Love spiders? Well, there’s a new one of the giant variety due in town. And Spider-Man will be quivering in his boots…
Returning to our shared office at work the other day, a colleague reached to open the door, shrieked and started back in horror. Why? There was a spider hanging by a single thread from the door-knob. The spider was about the size of a large dust mote but nevertheless the reaction was marked. Being a hero of epic proportions I gently palmed the arachnid menace and released it out the nearest window, apologising to the beastie for the inconvenience as it scurried up the wall.
That’s the thing with spiders: something about their alien appearance is enough to cause cries of terror and dismay, no matter how small and innocuous the spider might be. Obviously the bigger they are, the worse the reaction. I, too, though undaunted by the dust mote, baulked at the hand-sized huntsman that appeared on the wall of my study a week or so ago, opting to leave him in peace (he eventually left of his own accord). Sure, they get much bigger than that — you know, in jungles and on banana plantations, where they trap and eat birds — and are very scary indeed, but should they grow to be the size of a house they would be objects of extreme horror. Ask Stephen King, who made a giant spider the climactic el supremo monster in his excellent novel It (following in the footsteps of Tolkien, perhaps, who made Frodo face the giant spider, Shelob, on his way into Mordor).
Cinema has exploited humanity’s essential arachnophobia for many decades, especially when it comes to spiders of the giant kind. Hanging from massive webs in prehistoric jungles or blocking the warrior’s path in dank tunnels beneath castles, giant spiders have made cameo appearances in various filmic variations on The Lost World and in fantasy epics like Ator, the Fighting Eagle [aka Ator l'invincibile] (Italy-1982; dir. Joe D’Amato). But mega arachnids really hit the big time with Jack Arnold’s 1955 film, Tarantula, a classic 1950s giant bugfest, the effectiveness of which remains undiminished today despite the dodgy super-imposed SFX. Arnold tried again with a normal-sized spider becoming monstrous relative to the diminishing protagonist of The Incredible Shrinking Man (1957). Other entries in the subgenre followed, including Earth vs the Spider (US-1958; dir. Bert I. Gordon), Son of Godzilla (1967) with a Godzilla-sized Spiga, The Giant Spider Invasion (US-1975; dir. Bill Rebane), right through to the big-budget Eight Legged Freaks (US-2002; dir. Ellory Elkayem), which featured not just one species of ultra-giant spider but many of them, all startlingly CGI-rendered. Even though it doesn’t include giant spiders as such, we really should mention Frank Marshall’s Arachnophobia from 1990, which, like the earlier Kingdom of the Spiders (US-1977; dir. John ‘Bud’ Cardos), has so many spiders in it they surely add up to a couple of Big Ones. Meanwhile, Jeff Leroy’s Creepies series managed to squeeze in an assortment of daikaiju tropes, including giant robots:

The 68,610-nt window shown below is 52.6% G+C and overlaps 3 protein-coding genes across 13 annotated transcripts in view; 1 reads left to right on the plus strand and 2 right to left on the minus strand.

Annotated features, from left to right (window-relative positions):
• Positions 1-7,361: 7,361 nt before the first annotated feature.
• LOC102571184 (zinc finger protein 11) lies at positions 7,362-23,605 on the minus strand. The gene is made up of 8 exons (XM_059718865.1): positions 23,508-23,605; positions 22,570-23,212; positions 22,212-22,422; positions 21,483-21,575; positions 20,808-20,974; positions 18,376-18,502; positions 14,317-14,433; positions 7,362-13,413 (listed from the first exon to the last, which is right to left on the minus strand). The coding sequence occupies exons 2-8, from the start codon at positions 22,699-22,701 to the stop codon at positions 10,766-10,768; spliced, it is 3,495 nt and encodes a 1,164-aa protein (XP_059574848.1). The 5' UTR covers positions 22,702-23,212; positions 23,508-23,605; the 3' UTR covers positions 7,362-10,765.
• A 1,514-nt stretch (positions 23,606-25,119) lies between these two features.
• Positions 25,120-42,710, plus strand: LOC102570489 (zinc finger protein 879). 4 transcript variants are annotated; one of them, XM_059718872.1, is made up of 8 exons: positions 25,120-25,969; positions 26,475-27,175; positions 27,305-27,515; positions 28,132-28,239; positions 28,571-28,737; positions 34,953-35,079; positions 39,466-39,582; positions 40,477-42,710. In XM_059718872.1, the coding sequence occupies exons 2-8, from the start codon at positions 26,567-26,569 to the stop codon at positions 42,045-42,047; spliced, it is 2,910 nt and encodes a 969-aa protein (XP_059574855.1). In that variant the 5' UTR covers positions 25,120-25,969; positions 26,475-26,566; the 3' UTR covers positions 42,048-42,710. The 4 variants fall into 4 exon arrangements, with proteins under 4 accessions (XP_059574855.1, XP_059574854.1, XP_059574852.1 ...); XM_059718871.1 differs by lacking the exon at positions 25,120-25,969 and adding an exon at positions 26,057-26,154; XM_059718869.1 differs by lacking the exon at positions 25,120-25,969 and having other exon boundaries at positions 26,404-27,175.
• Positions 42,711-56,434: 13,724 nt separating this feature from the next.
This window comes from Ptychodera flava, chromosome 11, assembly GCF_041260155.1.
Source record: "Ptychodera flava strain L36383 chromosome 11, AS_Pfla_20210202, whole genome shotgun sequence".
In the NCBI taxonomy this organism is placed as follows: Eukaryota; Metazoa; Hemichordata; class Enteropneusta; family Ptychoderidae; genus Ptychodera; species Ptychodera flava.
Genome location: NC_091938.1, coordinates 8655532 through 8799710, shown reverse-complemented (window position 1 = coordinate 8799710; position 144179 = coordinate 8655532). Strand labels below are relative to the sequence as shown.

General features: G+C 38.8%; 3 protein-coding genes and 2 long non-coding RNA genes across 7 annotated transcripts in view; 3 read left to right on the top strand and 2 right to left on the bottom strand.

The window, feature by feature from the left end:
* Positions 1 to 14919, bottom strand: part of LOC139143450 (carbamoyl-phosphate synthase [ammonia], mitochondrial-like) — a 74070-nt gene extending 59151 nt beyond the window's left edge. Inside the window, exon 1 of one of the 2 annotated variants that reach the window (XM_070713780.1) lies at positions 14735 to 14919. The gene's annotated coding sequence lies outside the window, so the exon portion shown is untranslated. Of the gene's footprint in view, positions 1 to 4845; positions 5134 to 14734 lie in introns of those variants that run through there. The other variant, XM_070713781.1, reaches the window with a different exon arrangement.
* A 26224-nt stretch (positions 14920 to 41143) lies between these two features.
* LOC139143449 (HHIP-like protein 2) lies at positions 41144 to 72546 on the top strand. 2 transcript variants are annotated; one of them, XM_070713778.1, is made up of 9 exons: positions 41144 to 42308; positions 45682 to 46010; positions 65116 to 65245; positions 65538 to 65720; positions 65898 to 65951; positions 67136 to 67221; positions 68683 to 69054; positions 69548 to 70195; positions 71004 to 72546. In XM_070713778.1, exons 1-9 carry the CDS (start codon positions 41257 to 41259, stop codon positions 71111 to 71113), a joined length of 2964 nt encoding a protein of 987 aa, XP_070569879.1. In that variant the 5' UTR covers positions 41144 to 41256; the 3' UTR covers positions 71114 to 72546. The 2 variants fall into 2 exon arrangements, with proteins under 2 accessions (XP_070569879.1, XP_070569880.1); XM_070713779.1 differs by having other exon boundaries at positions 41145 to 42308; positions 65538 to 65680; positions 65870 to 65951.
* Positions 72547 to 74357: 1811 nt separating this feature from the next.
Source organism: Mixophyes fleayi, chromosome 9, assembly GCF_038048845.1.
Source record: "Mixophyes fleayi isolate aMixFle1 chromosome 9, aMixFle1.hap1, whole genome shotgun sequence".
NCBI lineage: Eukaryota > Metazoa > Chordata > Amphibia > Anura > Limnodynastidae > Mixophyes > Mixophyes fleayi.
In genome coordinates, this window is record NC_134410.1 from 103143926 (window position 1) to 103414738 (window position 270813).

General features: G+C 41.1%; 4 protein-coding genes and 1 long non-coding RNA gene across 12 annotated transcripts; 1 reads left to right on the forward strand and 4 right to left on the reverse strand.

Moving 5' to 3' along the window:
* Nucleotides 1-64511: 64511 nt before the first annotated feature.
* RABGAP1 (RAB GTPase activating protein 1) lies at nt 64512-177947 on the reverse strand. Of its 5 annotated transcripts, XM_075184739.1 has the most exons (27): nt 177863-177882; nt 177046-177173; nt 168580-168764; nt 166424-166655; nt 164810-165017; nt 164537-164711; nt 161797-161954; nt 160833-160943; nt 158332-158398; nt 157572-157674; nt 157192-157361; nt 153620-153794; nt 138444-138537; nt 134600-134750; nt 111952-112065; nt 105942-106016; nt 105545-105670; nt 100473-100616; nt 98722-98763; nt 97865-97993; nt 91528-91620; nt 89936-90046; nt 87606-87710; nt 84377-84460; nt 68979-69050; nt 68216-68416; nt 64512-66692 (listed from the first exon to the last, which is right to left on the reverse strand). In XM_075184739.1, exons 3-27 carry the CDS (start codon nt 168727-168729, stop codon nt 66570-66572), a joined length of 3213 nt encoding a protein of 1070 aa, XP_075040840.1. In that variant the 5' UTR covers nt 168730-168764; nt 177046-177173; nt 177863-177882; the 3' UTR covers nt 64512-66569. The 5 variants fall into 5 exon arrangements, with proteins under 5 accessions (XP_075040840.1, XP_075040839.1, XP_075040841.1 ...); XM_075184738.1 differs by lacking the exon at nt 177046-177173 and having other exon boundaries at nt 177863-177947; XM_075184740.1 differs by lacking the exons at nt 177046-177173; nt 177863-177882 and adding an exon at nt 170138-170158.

Other more recent giant spider films include Spiders (US-2000; dir. Gary Jones), Spiders II: Breeding Ground (US-2001; dir. Sam Firstenberg), Arachnia (US-2003; dir. Brett Piper), Ice Spiders (US-2007; dir. Tibor Takács), and Spiders 3D (US-2010; dir. Tibor Takács).
Now, to prove that the appeal hasn’t disappeared, we have a new giant spider epic coming soon from director Mike Mendez — Mega Spider.
Mega Spider [a.k.a. Dino Spider] (US-2012; dir. Mike Mendez)
A 50-foot tall alien spider escapes from a military lab and rampages the city of Los Angeles. When a massive military strike fails, it is up to a team of scientists, soldiers, and one clever exterminator to kill the creature before the city is destroyed.
Mega Spider stars Greg Grunberg, Lombardo Boyar, Clare Kramer, Ray Wise, Patrick Bauchau, Lin Shaye and produced by Klaus von Sayn-Wittgenstein, Patrick Ewald, Shaked Berenson, Travis Stevens. The picture below is a wrap shot with cast and crew and eight-legged antagonist.
Director Mendez (previously known for some decent directorial work on the indie horror film The Gravedancers) describes Mega Spider as a “Tremors-style creature feature” (implying, one hopes, that it is good-humoured and intelligently crafted action-thriller, with appealing characters, a terrific script and lots of suspense).
“The script was hilarious, and as we got into the creature design and the casting, we had one objective in mind: fun! I love the tone of this movie and think audiences are going to have a wild time.”
Lead actor Greg Grunberg commented after filming was done: “They say never work with animals and babies; I want to add giant spiders to that list. Having such a blast, laughing every day, and yet the movie is scary as shit!”
By way of confirmation, co-producer Travis Stevens (pictured below in the thick of production) sums it up this way:
“This is a movie about killing a big-ass bug. There’s a lunacy to the concept that we’re really having fun with. You look at classics like Tremors or Starship Troopers, and the humor is just as important as the mayhem. I think we’re finding a great balance between the two.” (Source)
And just to prove that the spider gets down and dirty in the big city, we have this money shot to keep you interested:
Making the Monster:
Mega Spider is currently in post-production, but I just know all you arachnophobes out there will be dying to see it!
I have no idea what it has to do with the movie, but here’s a video of director Mendez and Make-up artist Emma Jacobs singing “It’s No Good” by Depeche Mode while moving in to the location shoot!